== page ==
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Communication Goals

Identify and Articulate Your Goals

We can’t emphasize enough the importance of having a clear purpose for engaging with a policymaker. Policymakers’ time is in great demand. At the same time, policymakers are oriented toward being of help, especially if you are a constituent. Ask yourself: Why are you engaging with the policymaker? What are you asking of them? When you communicate, make your goals clear from the outset.

It's okay to ask for something

Policymakers repeatedly stressed the importance of coming to a meeting with a specific goal in the form of an “ask” of your policymaker, whether policy-oriented or personal. This said, it is important to be realistic. One policymaker suggested individuals interested in funding also consider a more doable ask, such as an introduction or recommendation.

Scientists and other technical experts engage for a wide variety of reasons. Maybe you want to bring attention to a pressing public problem or provide technical advice regarding legislation. Maybe you wish to advocate for a specific policy. Perhaps you intend to advocate for funding for yourself, an organization to which you belong, or your discipline. Or maybe you are focused on relationship building or establishing yourself as a resource, hoping that there will be fruitful future interactions.

Once you have identified your general purpose, consider - in consultation with others with more experience in the policymaking arena, if necessary - what an elected official might do to further your goal. Introducing legislation is one of many possible actions.

Whatever your goals, keep them in mind as you craft your communication strategy and make them plain to the people with whom you are communicating.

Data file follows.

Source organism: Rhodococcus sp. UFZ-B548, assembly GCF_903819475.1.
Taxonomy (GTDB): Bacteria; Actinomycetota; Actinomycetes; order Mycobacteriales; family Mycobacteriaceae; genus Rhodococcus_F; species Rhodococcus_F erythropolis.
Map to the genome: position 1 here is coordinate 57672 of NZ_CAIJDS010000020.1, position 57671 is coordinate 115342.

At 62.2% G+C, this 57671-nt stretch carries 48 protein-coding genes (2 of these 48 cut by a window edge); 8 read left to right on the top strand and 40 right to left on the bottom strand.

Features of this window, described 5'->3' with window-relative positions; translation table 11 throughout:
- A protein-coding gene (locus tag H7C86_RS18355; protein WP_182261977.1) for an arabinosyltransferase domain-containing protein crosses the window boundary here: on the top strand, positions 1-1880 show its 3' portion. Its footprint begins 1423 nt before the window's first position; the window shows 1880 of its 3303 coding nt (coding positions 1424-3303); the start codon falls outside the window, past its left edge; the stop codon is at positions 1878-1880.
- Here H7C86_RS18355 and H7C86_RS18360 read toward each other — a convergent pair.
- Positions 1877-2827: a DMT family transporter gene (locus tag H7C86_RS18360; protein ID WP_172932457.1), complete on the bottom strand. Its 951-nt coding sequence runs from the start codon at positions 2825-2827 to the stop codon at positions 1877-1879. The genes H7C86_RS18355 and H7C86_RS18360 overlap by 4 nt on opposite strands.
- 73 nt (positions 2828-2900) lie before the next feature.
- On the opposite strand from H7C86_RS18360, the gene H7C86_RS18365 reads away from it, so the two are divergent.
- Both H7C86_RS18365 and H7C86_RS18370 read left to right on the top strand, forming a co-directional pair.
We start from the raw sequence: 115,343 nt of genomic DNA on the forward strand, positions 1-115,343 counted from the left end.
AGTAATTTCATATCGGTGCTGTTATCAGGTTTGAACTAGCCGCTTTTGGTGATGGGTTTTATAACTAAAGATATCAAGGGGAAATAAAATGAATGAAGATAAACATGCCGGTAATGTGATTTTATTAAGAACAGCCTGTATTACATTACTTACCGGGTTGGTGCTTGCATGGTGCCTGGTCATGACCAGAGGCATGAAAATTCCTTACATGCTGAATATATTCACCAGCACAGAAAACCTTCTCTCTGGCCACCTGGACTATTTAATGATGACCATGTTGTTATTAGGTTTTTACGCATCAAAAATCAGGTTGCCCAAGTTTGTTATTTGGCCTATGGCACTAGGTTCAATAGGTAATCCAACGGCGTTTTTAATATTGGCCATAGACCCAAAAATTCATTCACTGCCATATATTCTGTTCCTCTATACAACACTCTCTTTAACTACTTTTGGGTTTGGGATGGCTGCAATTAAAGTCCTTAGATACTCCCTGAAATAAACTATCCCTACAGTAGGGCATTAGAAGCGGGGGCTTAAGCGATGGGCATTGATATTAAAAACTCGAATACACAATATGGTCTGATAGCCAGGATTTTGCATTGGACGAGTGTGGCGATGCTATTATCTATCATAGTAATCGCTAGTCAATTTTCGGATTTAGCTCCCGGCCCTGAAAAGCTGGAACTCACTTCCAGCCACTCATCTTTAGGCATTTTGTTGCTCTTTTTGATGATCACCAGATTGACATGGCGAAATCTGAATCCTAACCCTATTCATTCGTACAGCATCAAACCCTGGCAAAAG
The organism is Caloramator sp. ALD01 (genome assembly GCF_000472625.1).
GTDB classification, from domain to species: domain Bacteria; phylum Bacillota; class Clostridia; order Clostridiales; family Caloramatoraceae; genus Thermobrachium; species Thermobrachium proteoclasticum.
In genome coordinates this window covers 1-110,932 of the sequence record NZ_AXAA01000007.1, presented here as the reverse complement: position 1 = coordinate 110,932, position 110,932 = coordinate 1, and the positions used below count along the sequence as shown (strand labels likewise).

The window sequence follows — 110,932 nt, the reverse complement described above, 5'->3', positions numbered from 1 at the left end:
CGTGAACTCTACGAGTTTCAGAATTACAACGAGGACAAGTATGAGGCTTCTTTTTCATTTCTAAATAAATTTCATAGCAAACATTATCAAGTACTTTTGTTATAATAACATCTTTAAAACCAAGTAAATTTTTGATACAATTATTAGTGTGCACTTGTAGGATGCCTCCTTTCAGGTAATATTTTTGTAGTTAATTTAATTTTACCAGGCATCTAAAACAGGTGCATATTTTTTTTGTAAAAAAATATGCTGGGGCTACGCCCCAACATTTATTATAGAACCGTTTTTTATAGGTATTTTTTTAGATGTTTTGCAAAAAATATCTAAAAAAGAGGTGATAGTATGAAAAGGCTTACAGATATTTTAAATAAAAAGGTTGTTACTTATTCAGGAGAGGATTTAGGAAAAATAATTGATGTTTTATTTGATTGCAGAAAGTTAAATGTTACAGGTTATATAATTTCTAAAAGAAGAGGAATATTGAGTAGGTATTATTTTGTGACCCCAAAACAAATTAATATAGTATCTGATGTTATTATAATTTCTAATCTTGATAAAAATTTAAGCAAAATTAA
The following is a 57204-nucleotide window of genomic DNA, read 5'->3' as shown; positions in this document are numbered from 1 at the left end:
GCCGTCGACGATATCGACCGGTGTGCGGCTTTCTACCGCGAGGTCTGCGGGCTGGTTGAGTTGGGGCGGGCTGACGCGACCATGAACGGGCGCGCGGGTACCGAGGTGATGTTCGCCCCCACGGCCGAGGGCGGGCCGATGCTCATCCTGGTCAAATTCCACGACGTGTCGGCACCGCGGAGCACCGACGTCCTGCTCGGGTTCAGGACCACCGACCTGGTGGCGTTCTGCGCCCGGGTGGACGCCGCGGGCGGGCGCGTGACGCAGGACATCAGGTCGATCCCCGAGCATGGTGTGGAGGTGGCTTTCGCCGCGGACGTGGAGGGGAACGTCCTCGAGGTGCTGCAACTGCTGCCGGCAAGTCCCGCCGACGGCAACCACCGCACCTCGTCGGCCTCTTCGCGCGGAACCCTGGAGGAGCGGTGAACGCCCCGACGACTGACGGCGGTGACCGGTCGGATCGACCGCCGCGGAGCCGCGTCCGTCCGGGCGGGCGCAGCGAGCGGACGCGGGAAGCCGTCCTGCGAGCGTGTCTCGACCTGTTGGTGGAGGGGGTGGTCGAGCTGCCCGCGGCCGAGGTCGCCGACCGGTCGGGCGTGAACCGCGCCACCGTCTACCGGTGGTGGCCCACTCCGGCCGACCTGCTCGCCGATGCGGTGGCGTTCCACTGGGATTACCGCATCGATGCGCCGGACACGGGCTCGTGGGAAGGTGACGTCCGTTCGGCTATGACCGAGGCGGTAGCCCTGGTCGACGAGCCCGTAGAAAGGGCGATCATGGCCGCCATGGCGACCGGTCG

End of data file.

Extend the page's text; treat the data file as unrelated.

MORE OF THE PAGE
Officials Can:

  1. 1. Write letters to agency heads
  2. 2. Ask for briefings from agency staff
  3. 3. Hold hearings
  4. 4. Ask specific questions of witnesses at or after hearing
  5. 5. Co-sponsor legislation
  6. 6. Offer an amendment to legislation
  7. 7. Include certain report language with a bill leaving committee
  8. 8. Support or oppose a nominee
  9. 9. Join a sign-on letter
  10. 10. Organize a briefing for elected officials or staff
  11. 11. Give a speech or attend an event
  12. 12. Request appropriations language
  13. 13. Comment on proposed regulations
  14. 14. Issue a press release
  15. 15. Make a floor statement
  16. 16. Join a caucus

Communicate Shared Goals

While a variety of goals are acceptable when communicating with policymakers, you are more likely to be successful if your communication is about more than just advancing your professional goals. In a democratic society, what we ask of policymakers should be of help to others as well, and our system of frequent elections keeps elected officials and their staff attentive to the public good, particularly that of constituents at home in the district (U.S. House) or state (U.S. Senate).1

Constituents are #1

Members of Congress and their staff repeatedly commented on how they prioritize issues of concern to their constituents. You have power as a constituent or as an expert speaking directly to constituent concerns.

Beyond this general concern for constituents and the public, elected officials and staff spend much of their days focused on developing and considering legislation and conducting oversight of the executive branch, most often as a part of committee and subcommittee work.2

As you plan your communication with a policymaker, consider how your goals might overlap with theirs.

Examples

  • Are you bringing attention to a pressing public problem that affects their constituents?
  • Are you providing advice on a piece of legislation being developed by a committee on which they sit or on a topic known to be of interest to the policymaker?
  • If you are advocating for funding, does the policymaker play a role in the decision or have a stake in it?
  • If you are engaged in relationship building, is this a relationship from which the policymaker benefits as well?

This list is not exhaustive. Consider all of the ways in which your goals may overlap with those of policymakers. Making this goal alignment salient is a critical aspect of the content of your communication.

  1. With respect to the importance of aligning your communication with the goals of policymakers, see Dunn & Laing’s “Policy-Makers Perspectives on Credibility, Relevance and Legitimacy (CRELE)” Environmental Science & Policy (2017). A classic work on legislators’ concern for re-election is David Mayhew’s Congress: The Electoral Connection (1974).
  2. Elected officials’ offices also spend considerable time on constituent casework and fundraising.